The Great General Yue Fei
Yue Fei (pronounced Yweh-Fay) is one of China’s most celebrated generals. Born at the end of the Northern Song Dynasty, Yue Fei (1103–1142 C.E.) was known not only for his military successes, but also for his high ethical standards. Through ancient biographies telling his story and a temple dedicated to his memory, in Chinese lore Yue Fei is an enduring symbol of loyalty.
As Yue Fei was coming of age, China was invaded from the north by the Jurchens, and the imperial court was in desperate need of capable warriors. Yue Fei faced a dilemma: On the one hand he wanted to battle the invaders and defend his country; but on the other hand he also wanted to stay back and take care of his elderly mother. Torn between competing Chinese virtues of loyalty and filial piety, he did not know what to do.
To encourage him, his mother asked him to take off his shirt. She then tattooed four Chinese characters on his back: jing zhong bao guo—“serve the country loyally.” Now able to fulfill both his mother’s wish and his duty to the country, Yue Fei promptly went off to battle.
In 1127, the Jurchens attacked the Northern Song capital of Kaifeng, taking the emperor, his father, and hundreds of palace officials prisoner. The emperor’s younger brother escaped, crossing the Yangtze River and establishing the Southern Song government.
Even though the Song forces retreated, Yue Fei was undefeated in battle and was a national symbol of hope during difficult times. Once, with only 500 men, he defeated 100,000 Jurchen soldiers, forcing them to flee.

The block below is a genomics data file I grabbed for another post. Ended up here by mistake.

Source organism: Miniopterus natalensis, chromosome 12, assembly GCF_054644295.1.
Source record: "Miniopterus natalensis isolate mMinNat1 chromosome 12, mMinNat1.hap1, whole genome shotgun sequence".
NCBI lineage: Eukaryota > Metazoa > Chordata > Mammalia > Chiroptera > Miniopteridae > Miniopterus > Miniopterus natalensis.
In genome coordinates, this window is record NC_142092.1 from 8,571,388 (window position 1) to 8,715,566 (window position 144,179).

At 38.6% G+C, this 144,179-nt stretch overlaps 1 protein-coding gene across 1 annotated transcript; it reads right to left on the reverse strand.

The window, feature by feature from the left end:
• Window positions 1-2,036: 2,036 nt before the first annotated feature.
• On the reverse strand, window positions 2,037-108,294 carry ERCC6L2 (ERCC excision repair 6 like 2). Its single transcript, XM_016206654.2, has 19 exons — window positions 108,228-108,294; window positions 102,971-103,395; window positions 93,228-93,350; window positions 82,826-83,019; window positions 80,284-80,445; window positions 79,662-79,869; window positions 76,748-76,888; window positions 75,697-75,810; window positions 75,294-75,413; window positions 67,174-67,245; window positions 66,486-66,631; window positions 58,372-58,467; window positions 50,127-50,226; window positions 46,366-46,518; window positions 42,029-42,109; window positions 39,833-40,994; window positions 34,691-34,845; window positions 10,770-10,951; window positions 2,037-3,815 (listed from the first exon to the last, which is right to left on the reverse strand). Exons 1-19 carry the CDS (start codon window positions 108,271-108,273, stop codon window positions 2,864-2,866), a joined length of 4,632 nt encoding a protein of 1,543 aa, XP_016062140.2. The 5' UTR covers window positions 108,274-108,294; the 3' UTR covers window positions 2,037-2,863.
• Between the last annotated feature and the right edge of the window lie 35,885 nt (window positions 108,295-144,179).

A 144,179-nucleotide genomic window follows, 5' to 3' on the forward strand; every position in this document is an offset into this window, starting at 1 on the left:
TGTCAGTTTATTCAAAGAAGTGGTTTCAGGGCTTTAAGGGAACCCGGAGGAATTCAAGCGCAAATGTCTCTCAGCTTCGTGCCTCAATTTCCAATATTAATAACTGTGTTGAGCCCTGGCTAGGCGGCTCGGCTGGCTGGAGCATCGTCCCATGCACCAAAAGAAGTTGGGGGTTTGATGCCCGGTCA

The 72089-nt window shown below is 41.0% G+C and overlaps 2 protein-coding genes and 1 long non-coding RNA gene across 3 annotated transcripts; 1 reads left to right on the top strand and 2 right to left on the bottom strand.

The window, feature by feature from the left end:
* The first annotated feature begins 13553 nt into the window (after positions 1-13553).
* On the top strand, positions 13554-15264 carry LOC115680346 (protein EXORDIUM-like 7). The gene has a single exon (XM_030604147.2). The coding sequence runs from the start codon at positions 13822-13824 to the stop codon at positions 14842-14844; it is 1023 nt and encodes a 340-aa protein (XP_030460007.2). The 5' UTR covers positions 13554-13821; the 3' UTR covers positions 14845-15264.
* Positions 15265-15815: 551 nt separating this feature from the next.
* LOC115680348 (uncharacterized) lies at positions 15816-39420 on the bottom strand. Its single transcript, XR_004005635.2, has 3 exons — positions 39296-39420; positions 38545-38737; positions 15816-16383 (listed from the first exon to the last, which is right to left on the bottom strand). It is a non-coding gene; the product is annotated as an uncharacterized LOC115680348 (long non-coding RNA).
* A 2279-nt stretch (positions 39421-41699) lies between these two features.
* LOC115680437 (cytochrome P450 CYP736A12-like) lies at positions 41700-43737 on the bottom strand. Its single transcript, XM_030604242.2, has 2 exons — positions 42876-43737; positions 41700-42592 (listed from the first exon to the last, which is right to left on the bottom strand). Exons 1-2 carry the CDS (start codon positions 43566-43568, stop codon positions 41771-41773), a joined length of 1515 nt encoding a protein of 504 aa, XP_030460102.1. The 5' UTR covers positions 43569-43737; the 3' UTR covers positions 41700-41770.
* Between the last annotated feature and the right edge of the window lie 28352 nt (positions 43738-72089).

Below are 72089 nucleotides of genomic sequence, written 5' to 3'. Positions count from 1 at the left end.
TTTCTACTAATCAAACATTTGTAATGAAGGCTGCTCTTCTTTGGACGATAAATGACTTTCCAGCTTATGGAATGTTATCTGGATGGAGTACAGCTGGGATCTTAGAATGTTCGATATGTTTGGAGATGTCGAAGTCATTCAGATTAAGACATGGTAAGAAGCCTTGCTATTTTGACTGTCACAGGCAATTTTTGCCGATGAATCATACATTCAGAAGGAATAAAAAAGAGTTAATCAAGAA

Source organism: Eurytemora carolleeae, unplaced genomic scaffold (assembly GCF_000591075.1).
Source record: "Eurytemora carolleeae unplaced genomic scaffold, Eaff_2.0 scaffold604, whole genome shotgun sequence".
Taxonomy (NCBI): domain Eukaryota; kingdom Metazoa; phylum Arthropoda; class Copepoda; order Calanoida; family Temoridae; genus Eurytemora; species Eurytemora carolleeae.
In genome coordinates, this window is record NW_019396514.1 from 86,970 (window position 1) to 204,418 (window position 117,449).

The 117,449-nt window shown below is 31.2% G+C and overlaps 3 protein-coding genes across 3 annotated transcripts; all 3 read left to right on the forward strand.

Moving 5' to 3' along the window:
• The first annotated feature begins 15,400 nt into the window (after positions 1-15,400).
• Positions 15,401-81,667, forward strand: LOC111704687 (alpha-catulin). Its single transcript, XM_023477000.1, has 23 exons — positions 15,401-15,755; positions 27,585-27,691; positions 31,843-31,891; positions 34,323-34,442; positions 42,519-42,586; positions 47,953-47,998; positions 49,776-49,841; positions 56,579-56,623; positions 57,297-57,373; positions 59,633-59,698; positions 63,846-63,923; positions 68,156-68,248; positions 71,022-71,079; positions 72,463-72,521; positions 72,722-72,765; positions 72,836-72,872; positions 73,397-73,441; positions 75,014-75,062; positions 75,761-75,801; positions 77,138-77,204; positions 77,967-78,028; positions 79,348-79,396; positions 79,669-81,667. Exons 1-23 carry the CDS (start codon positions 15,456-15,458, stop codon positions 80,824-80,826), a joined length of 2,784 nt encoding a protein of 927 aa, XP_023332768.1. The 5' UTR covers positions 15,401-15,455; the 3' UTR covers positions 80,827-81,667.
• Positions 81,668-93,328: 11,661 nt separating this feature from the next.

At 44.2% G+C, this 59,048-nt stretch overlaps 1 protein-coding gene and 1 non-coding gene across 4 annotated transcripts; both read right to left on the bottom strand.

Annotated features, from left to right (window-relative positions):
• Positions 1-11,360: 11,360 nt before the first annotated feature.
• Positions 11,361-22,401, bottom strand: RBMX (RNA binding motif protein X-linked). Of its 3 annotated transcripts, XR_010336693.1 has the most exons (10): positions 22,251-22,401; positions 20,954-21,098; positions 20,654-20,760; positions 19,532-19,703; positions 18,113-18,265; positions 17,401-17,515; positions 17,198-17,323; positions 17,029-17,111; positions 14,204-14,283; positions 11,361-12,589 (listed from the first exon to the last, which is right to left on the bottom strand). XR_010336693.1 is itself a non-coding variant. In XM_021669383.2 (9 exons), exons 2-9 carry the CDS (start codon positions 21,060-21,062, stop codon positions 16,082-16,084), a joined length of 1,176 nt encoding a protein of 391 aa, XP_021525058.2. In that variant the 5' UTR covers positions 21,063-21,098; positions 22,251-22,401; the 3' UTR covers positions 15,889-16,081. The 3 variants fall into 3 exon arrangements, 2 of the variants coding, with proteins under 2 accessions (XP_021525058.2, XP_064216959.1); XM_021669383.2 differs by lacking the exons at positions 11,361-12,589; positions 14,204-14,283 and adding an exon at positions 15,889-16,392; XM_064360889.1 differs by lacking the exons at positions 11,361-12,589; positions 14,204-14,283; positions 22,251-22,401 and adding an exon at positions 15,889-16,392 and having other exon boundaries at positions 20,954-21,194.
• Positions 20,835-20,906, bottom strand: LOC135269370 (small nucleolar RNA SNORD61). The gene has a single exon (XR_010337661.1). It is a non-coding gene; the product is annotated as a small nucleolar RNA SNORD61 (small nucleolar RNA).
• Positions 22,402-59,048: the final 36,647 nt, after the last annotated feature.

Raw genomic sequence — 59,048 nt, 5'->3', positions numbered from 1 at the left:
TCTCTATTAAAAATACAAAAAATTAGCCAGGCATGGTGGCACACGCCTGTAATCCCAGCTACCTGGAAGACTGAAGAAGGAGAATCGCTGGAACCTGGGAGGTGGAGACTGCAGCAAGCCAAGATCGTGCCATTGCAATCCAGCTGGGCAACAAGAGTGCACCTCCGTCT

Besides his bravery and military skill, Yue Fei was famous for protecting civilians and caring for his soldiers off the battlefield. He was strict with his soldiers and forbade them from taking advantage of common folk in the towns they passed through.
Several years after the new Southern Song Dynasty was established, Yue Fei was sent to suppress an uprising. He did, but after the rebellion was squashed, the Southern Song emperor ordered him to execute everyone in the town. Yue Fei hesitated, pleading repeatedly that ordinary citizens’ lives be spared. He eventually convinced the emperor to only execute those who had instigated the uprising. The townspeople thanked Yue Fei and the emperor presented him with a banner that read, “The highest loyalty of Yue Fei,” celebrating his devotion to the welfare of the people as well as to the throne.
Yue Fei also cared deeply for his men. If they fell ill, he would personally administer medicine to them. If they died in battle, he would help their families. When receiving rewards from the imperial court, he shared the wealth with his soldiers.
But Yue Fei’s accomplishments prompted jealousy among several officials close to the emperor, who talked him into believing that, far from the capital, Yue Fei might become too powerful and dangerous. And so Yue Fei was forced to return to the palace, leaving the areas he had secured to be re-conquered by enemy armies. Yue Fei is said to have remarked, “Ten years’ effort destroyed in a flash.”
Unfortunately, the general’s troubles did not end with his return to the palace. Yue Fei was stripped of his power and a year later, a magistrate named Qin Hui sentenced him to death on trumped up charges. Yue Fei was 39 years old.
Shen Yun’s dance The Loyalty of Yue Fei, which tells the story of Yue Fei’s mother tattooing words on her son’s back and the general leading his troops, has long been a fan favorite.
August 4, 2011